Elsewhere in the book, Hitler declared that "Nature knows no political boundaries. She places life forms on this globe and then sets them free in a play for power." [4] This imagery of races brutally competing for supremacy as wild animals would become a recurring theme in Nazi propaganda. The infamous 1940 Nazi propaganda film Der Ewige Jude (The Eternal Jew) juxtaposed footage of rats scurrying in a sewer with scenes of Jews in a Polish ghetto, implying that Jews were subhuman pests to be exterminated.

But social Darwinist ideas were more than just a propaganda tool for the Nazis; they were central to their worldview and policymaking. In a 1933 speech to Nazi physicians, Hitler declared: "Our racial policy is based on the natural differences between races in the human species." [5] Many Nazi physicians and academics enthusiastically provided cover for Hitler‘s racial agenda. Some explicitly argued that Nazism was "applied biology," bringing the findings of evolutionary science into the social realm [6].

Perhaps the clearest expression of Nazi social Darwinism in practice was the concept of Lebensraum ("living space"). Drawing on the theories of 19th century German geographer Friedrich Ratzel, Hitler asserted that nations were like organisms that needed to expand and acquire new territory to survive. Ratzel himself directly compared the state to "a stalk that emerges from the soil of the nation" and grows until it is thwarted by "the resistance of other states." [7] For Hitler, this meant that Germany must conquer land and resources from "inferior" peoples to its east, especially the "subhuman" Slavs.

The quest for Lebensraum became a central justification for the Nazi invasion of Poland in 1939 that triggered World War II and the later invasion of the Soviet Union in 1941. These wars were conceived from the outset as racial struggles. In a 1939 speech to his top military commanders, Hitler declared the coming conflict would be "a war of annihilation" to "Germanize" conquered Slavic lands [8]. Nazi propaganda posters depicted Germany as a valiant knight defending Western civilization from the "Asiatic hordes" of Bolshevism. And the Nazis‘ deliberate policy of mass starvation in Ukraine and Belarus, which claimed millions of lives, was justified on social Darwinist grounds as acquiring living space for German settlers.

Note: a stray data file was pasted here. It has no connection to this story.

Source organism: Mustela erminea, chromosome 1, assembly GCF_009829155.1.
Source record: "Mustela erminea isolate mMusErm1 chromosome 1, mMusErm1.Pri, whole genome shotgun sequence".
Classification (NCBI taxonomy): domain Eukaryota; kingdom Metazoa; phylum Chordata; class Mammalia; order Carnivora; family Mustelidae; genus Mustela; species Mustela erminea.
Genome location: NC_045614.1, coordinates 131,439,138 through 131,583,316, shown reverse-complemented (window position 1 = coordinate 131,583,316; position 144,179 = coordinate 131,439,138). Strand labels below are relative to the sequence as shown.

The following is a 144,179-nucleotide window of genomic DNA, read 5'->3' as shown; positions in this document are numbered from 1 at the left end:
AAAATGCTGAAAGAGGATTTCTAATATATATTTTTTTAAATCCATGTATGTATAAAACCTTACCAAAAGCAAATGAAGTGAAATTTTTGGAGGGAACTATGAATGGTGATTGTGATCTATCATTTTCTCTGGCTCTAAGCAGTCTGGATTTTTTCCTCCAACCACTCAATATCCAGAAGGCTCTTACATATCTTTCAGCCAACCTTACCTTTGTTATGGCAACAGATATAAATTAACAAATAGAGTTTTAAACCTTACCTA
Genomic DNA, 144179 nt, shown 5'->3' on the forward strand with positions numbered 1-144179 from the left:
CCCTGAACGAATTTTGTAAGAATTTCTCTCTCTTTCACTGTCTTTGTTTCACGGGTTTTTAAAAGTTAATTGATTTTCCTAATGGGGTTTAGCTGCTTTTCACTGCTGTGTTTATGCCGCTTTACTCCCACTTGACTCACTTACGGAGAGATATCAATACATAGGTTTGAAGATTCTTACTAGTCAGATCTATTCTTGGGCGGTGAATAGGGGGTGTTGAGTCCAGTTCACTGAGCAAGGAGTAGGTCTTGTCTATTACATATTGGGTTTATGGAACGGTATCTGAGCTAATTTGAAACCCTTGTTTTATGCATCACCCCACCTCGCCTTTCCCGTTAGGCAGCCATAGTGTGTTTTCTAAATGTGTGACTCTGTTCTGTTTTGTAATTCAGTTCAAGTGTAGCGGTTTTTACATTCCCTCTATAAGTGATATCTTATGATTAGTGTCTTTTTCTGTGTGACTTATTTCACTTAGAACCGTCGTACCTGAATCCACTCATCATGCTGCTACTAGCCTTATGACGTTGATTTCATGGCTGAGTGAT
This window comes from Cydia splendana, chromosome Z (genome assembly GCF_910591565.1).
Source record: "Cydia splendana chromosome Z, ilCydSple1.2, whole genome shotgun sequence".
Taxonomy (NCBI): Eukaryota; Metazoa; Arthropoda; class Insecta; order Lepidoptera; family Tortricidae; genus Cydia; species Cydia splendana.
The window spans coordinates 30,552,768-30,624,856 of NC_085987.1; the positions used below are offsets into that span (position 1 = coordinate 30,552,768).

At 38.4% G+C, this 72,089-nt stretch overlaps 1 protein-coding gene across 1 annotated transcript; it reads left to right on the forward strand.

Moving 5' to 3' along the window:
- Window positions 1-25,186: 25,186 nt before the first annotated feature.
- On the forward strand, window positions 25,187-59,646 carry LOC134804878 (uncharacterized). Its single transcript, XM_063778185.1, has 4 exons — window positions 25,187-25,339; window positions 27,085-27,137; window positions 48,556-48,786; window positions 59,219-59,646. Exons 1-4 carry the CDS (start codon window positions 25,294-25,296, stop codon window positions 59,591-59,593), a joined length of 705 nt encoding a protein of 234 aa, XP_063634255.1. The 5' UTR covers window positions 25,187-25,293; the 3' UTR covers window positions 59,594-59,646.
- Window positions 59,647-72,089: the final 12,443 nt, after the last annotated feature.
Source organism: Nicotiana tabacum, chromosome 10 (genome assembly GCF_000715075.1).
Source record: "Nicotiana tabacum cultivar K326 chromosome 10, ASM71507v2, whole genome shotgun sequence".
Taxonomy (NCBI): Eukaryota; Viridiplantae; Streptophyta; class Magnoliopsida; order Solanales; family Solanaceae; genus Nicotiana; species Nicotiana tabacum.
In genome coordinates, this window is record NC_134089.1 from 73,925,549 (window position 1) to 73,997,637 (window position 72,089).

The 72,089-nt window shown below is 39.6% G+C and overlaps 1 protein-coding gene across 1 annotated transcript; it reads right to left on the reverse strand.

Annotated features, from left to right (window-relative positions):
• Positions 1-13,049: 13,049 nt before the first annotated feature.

From Eugenics to Genocide

This ruthless expansionism was mirrored by the Nazis‘ domestic racial policies, which were also heavily influenced by social Darwinism. Even before taking power, the Nazis had argued that Germany needed to protect the "racial hygiene" of the Aryan Volk (nation) from degeneration through racial mixing and the reproduction of the "hereditarily ill." Nazi propaganda incessantly harped on the imagery of an idealized blond-haired, blue-eyed Aryan juxtaposed with stigmatizing caricatures of Jews, Roma, and disabled people as threats to the health of the nation.

Once in power, the Nazis began to translate this ideology into policy through an escalating series of persecution. The 1933 Law for the Prevention of Offspring with Hereditary Diseases legalized the forced sterilization of people with conditions like schizophrenia, epilepsy, and "feeble-mindedness," which were seen as inheritable. An estimated 300,000-400,000 people were sterilized under this law [9]. This was accompanied by propaganda like the 1936 film Erbkrank ("Hereditarily Ill"), which dehumanized the mentally and physically disabled as drains on society.

Persecution of Jews and other minorities also escalated under the guise of "racial hygiene." The 1935 Nuremberg Laws stripped Jews of citizenship rights and banned marriage and sexual relations between Jews and non-Jews. A chart from a Nazi propaganda publication titled "The Biology of Growth" purported to show how mating between "Nordic" Germans and Jews led to degeneration of Aryan racial stock [10]. Jews were increasingly depicted in propaganda as literal parasites poisoning the German body politic.

This culminated in the Holocaust, a campaign of industrialized mass murder driven by the assumption of biological Jewish inferiority and threat. An infamous 1943 SS publication titled "The Subhuman" argued Jews were "the eternal bloodsucker" – lower than animals and agents of racial defilement [11]. SS commander Heinrich Himmler explicitly invoked social Darwinism to justify the genocide, declaring in 1943: "This is a battle of life and death between the Aryan race and the Jewish subhuman." [12]